Experts: No Appetite for Social Security Disability Reform

Lawmakers unlikely to push reforms with 11M Americans on disability

Wikimedia Commons
August 20, 2013

Though nearly 11 million Americans are collecting disability benefits from the Social Security Administration (SSA), and its trust fund is expected to be exhausted by 2016, there is little desire to reform the programs on Capitol Hill.

"I haven’t heard of any member on the Hill sort of championing disability insurance reform," said Chris Edwards, director of tax policy studies for the Cato Institute, during a briefing Tuesday on the rising costs of Social Security disability, which will total over $200 billion this year.

"I agree with that statement," said Jagadeesh Gokhale, a senior fellow at Cato. "I think the intensity of the discussion should be much greater, given how close the system’s trust fund is to expire."

Federal Social Security Disability Insurance (SSDI) will cost an estimated $144 billion in 2013, and its trust fund will be depleted in just three years. The program is financed by a 1.8 percent payroll tax.

Additionally, Supplemental Security Income (SSI), a means-tested program for working disabled adults and children, will cost $57 billion in 2013. SSI is not part of the Social Security trust fund but is administered by the SSA.

There are over 19 million claims distributed through the disability programs, as of July 2013.  The number of Americans collecting SSDI is at a near record high of 10,914,232 and 8,352,764 individuals are enrolled in SSI.  Some people qualify for concurrent benefits, or both programs at the same time, though the data does not reflect how much the programs overlap.

The experts at Cato, a libertarian think tank, said enrollment in Social Security disability has skyrocketed in recent decades as eligibility requirements have lessened over the years.

"The system is broken," said Tad DeHaven, a budget analyst.

"One day I’m at Walmart and I overhear a conversation between two women," he said. "And the one woman says to the other, very matter-of-factly, ‘I either take the pay cut or just go on disability.’"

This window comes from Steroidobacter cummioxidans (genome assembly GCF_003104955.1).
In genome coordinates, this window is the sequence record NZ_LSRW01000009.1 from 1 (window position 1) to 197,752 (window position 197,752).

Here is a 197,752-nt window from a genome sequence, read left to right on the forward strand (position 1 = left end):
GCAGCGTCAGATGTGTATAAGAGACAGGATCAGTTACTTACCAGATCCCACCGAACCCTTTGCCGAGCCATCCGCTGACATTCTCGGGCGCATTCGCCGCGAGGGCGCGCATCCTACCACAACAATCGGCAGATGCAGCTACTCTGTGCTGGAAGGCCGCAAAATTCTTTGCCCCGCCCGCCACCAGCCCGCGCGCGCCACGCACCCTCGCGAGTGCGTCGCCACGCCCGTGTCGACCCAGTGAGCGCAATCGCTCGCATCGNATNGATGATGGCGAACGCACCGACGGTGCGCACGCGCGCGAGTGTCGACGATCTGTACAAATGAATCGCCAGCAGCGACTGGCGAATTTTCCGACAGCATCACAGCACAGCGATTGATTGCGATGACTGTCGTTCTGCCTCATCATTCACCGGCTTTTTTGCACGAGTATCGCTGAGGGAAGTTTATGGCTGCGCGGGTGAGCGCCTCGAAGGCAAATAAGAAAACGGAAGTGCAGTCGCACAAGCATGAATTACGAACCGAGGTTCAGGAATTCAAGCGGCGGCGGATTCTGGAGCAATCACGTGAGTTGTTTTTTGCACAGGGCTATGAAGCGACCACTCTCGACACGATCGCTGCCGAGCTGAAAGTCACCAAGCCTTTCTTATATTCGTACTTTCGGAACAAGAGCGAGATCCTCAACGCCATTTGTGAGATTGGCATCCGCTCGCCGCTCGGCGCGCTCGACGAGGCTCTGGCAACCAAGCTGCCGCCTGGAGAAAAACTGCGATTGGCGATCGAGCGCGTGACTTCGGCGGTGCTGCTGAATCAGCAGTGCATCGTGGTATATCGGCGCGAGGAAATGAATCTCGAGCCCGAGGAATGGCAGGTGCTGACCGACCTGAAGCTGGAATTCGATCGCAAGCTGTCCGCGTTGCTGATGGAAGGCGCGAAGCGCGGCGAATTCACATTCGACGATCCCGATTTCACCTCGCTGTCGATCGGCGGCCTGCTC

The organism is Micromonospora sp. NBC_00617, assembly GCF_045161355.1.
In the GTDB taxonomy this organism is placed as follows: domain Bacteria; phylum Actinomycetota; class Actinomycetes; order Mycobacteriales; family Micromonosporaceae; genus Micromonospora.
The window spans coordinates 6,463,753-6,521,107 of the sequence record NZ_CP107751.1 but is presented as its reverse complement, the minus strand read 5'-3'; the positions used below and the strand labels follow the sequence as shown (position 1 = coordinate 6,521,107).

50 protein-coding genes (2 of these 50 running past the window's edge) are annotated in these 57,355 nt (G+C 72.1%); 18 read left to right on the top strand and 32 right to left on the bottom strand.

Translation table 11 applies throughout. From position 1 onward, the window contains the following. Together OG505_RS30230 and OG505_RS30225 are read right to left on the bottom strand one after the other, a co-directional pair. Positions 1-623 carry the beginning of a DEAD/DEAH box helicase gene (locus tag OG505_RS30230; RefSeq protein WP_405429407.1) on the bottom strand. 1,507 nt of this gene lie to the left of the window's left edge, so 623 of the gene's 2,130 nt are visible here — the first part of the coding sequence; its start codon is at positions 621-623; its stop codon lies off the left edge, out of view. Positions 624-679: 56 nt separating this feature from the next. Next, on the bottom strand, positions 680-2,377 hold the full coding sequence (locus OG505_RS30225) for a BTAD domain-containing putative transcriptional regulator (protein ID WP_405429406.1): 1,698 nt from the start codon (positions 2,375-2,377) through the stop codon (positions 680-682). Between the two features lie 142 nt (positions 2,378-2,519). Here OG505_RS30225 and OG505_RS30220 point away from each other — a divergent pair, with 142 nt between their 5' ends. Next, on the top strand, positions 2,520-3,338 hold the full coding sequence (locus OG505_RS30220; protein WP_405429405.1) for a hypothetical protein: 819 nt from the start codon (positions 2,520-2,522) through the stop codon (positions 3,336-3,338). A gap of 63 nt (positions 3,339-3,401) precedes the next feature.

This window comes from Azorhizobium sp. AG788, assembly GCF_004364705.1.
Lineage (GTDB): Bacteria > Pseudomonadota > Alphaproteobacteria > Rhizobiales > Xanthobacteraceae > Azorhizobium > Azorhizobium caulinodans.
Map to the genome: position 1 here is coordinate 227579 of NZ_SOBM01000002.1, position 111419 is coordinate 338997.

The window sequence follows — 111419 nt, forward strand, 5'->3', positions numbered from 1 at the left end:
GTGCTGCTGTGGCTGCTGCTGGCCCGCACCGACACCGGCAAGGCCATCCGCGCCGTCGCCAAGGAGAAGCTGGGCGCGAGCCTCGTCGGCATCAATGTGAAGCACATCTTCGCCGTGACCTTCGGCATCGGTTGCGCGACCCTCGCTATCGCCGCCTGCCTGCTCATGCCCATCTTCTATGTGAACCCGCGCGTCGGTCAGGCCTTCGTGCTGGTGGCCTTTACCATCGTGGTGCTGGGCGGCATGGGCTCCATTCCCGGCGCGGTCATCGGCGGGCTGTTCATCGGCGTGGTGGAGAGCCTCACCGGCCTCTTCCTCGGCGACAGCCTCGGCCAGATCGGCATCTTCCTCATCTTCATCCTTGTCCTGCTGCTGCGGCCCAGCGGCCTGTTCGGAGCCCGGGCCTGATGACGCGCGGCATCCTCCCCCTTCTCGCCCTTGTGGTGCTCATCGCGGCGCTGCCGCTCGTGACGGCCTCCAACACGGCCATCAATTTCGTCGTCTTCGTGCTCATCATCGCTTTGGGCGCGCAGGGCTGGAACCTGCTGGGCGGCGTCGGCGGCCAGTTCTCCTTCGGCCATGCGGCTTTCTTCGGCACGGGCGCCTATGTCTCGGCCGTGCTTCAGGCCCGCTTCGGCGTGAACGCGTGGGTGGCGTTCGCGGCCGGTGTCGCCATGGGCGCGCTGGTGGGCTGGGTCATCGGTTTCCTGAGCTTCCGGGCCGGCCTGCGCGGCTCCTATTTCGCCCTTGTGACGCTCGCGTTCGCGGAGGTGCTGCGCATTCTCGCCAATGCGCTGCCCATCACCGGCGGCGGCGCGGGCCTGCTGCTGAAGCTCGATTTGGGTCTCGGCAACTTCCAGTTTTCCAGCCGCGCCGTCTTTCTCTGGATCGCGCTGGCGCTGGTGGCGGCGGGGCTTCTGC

"And it really struck me that she saw it as just being an obvious choice, take the pay cut or go on disability," DeHaven said.

"It’s don’t go on disability, or so I thought."

A primary reason for the increase in the disability rolls is the benefits for mental conditions and "nonexertional restrictions," which have increased by 323 percent since 1984, when the category was added.

SSA explains that a person could have a "nonexertional limitation or restriction" that causes difficulty in functioning because they are "nervous, anxious, or depressed," or "have difficulty understanding or remembering detailed instructions."

"The inherent problem here is disability is almost impossible to define," DeHaven said. "They knew that from the beginning, the planners were told from day one by the private sector, ‘we can’t do this.’"

"And that was always the fundamental problem from the get-go, is how do we give to the truly disabled without letting this blow out of proportion," he said.

DeHaven said the share of children enrolled in disability has also risen, from 4 percent in 1980 to 16 percent today.

"You have a lot of kids developing this identity of being disabled, whether they are or they aren’t," he said. "A lot of these kids are able to work, but they don’t because they don’t want to jeopardize the check that’s coming home."

"There’s this big object, huge gravitational force pulling people off the work force and getting them into the system," Gokhale said. "Everybody seems to be focusing on not how to change this object, how to put fences around it to prevent this migration from the labor force onto disability."

The speakers called for a comprehensive overhaul, with reforms to delay and prevent workers from entering the system, and more incentives to return people to the workforce once they are enrolled.

Getting members of Congress on board may be problematic

"Do you want to be the member that has the quote, unquote, ‘disabled’ activists outside of your office protesting?" DeHaven said. "It’s like any other program, you’ve got to be willing to stick your neck out and you’ve got to be willing to find people to go along."

"And having worked in the Senate, I don’t see it," he said.